No, I do not have a personal vendetta against the one you so affectionately call T-Clip, there’s just some things about the kid that concern me. But before I get into that, check out the 10 most similar players to Clippard via First Inning’s FIPro (which uses some fancy sabermetric stuff, which I’m sure some people will appreciate):
Derrick Van Dusen
Hmmm, interesting. And just who the hell are those people? Jimmy Gobble is the Royals swingman and is surprisingly good at what he does, but the rest of the lot? All but Tiller were once highly thought of prospects, but now they aren’t even has beens, they’re never wases. They all share one thing in common though: ace stats in the minors, average stuff, failed to reach their ceilings. Okay, so that’s 3 things in common.
EJ’s usually great with facts and such, but he makes a gross error here:
Tyler Clippard does not rely on deception.
Contrare, monfrare. I present to you Tyler Clippard’s delivery:
As Joe mentioned earlier, Triple-A Scranton’s roster is basically set. Same deal with Double-A Trenton and Low-A Charleston. I’m glad to the see the Yanks took the right approach with Eduardo Nunez and Austin Jackson, leaving them at Charleston so they can get themselves together as opposed to rushing them. I do think they’re making a mistake by sending Tim Norton to Charleston instead of High-A Tampa, but it will be fun to see him put up 6 IP, 2 H, 1 R, 0 ER,Â 1 BB,Â 9 K lines until he’s promoted.
Speaking of High-A Tampa, via the highly scientific process of elimination I can tell you that Tampa’s rotation is going to consist of George Kontos, Ian Kennedy, Joba Chamberlain, and 2 guys to be named later (I’m thinking Zack Kroenke and relievers until Lance Pendleton is ready in late April, but just imagine if Christian Garcia was healthy). The lineup will have (in no particular order) Colin Curtis, Marcos Vechionacci, Jose Tabata, Ben Jones, Juan Miranda andÂ Tim Battle, amongst others.
Forget aboutÂ Scranton, that team in Tampa is going to be stacked. Â Like 2005 Jacksonville Suns stacked.
We usually leave matters like this to Mike, but I saw Scranton’s Opening Day roster, and I couldn’t resist.
|Phil Hughes||SP||Zach Duke|
|Tyler Clippard||SP||Ian Snell|
|Ross Ohlendorf||SP||Paul Maholm|
|Matt DeSalvo||SP||Tom Gorzelanny|
|Steven Jackson||SP||Tony Armas, Jr.|
|Chris Britton||SP||Solomon Torres|
|T.J. Beam||SP||Matt Capps|
|Colter Bean||SP||Damaso Marte|
|Justin Pope||SP||Jonah Bayliss|
|Charlie Manning||SP||Juan Perez|
|Ben Kozlowski||SP||Jon Wadin|
|Raul Chavez||C||Ronny Paulino|
|Eric Duncan||1B||Adam LaRoche|
|Chris Basak||2B||Jose Castillo|
|Alberto Gonzalez||SS||Jack Wilson|
|Andy Phillips||3B||Freddie Sanchez|
|Kevin Reese||LF||Jason Bay|
|Kevin Thompson||CF||Chris Duffy|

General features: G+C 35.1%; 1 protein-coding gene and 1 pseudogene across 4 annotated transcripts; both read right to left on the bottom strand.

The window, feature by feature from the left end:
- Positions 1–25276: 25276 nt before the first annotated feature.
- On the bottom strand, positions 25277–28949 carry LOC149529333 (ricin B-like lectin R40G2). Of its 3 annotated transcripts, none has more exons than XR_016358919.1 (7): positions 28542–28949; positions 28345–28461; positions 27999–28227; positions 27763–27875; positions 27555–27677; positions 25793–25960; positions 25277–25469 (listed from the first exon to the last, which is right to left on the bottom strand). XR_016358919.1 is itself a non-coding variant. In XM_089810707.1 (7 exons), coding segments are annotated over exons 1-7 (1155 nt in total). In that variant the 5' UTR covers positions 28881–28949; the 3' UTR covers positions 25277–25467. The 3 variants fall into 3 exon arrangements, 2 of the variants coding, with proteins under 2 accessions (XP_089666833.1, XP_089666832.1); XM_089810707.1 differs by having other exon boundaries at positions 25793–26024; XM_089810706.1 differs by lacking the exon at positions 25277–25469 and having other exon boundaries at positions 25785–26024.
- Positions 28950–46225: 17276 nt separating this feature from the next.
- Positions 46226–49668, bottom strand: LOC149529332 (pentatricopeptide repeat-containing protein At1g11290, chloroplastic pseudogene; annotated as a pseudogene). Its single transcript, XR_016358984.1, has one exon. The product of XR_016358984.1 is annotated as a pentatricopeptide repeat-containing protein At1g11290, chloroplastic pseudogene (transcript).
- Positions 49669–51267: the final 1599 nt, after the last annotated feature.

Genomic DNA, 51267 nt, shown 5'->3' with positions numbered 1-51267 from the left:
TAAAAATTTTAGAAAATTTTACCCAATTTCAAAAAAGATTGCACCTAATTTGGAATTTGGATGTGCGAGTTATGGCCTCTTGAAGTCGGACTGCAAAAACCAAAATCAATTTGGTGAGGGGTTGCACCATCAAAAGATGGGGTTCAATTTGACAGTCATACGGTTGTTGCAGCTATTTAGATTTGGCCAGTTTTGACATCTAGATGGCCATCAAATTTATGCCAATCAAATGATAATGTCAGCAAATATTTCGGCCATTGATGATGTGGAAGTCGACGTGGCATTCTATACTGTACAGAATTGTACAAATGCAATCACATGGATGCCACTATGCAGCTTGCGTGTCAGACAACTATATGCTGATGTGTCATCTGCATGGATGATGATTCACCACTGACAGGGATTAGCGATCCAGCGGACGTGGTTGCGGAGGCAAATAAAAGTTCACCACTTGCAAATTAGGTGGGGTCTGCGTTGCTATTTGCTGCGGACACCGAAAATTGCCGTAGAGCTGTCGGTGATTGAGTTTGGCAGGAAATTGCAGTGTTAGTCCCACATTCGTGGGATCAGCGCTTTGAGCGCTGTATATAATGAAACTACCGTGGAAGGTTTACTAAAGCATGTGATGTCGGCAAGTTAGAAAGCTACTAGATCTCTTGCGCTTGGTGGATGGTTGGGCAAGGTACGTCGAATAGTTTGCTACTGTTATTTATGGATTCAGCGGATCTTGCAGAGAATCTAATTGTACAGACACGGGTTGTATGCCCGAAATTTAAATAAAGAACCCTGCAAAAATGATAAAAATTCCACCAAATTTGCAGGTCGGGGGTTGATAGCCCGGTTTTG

|Bronson Sardinha||RF||Xavier Nady|
It may net me a worse record this year, but overall, I’m taking the team on the left. As much as I like Duke, Gorzelanny, and Capps, Scranton’s rotation has a much higher ceiling.
I would have done this comparison with the Nationals…but that would have been a slam dunk.
At least he didn’t do this:
One of my favorite things to do twice a month is scroll through Baseball America’s minor league transactions page. It’s always fun to see where former Yankees are currently finding/losing employment (Travis Lee was signed and released by the Nats so fast that both moves show up on the same page), as well as scroll around for potential scrap heap pickups, like sinkerballing reliever Bob Zimmermann, who the Angels just cut loose.
Anywho, here’s some highlights from the most recent set of moves:
- The Yanks cut ties with LHPs Abel Gomez and RJ Swindle, OFer Estee Harris, and 1B Karl Amonite. They also marked the end of an era by releasing OF Jon Poterson.
If you want the game recap, go read the live blog. It’ll only take you an hour, I swear. Anyway, onto the WPA analysis.
The consensus is that Carl Pavano didn’t pitch too poorly, and I tend to agree with that, though WPA does not. He ended up with -.222 for the game, meaning he took the Yankees 20 percent further away from a win. The Upton single in the second hurt a bit, costing him .115. This is where WPA gets very tough, though; I had already debited Jeter for the error that allowed Iwamura to reach base. Do I further debit him for the run he eventually scored?
The Dukes homer cost him another .103, though the Baldelli single was his worst pitch of the day, putting him a further .128 in the hole.
The Yanks picked him up later, though. The biggest gain of the game was — big surprise — Jeter’s two-run single to tie the game (.189). Giambi singling home Alex to take the lead was .118, and that was all the Yanks would need. For sealing the game, Abreu and Alex received .059 and .037, respectively.
Farnsworth headed up the pitching end of the WPA, racking up a total of .120 (it’s easy to calculate relievers). For Vizcaino’s effortless outing, he was credited .089.
A regular features with the WPA graphs last year was a table listing each player’s contribution for the game. Unfortunately, it is just not going to happen this year. I’ve had to switch from the excellent spreadsheet that Dave Studeman from Baseball Graphs and The Hardball Times created to Walk Off Bunt’s WPA calculator. Scoring the game isn’t a ton harder (a few formulas in Excel does the trick), but I’m not nearly advanced enough to have everything sorted by player. If I find someone with the know-how and the time to develop a simple Excel program to help me out, maybe they’ll return. But for now, we’ll just go with the biggest plays of the game and other little tidbits.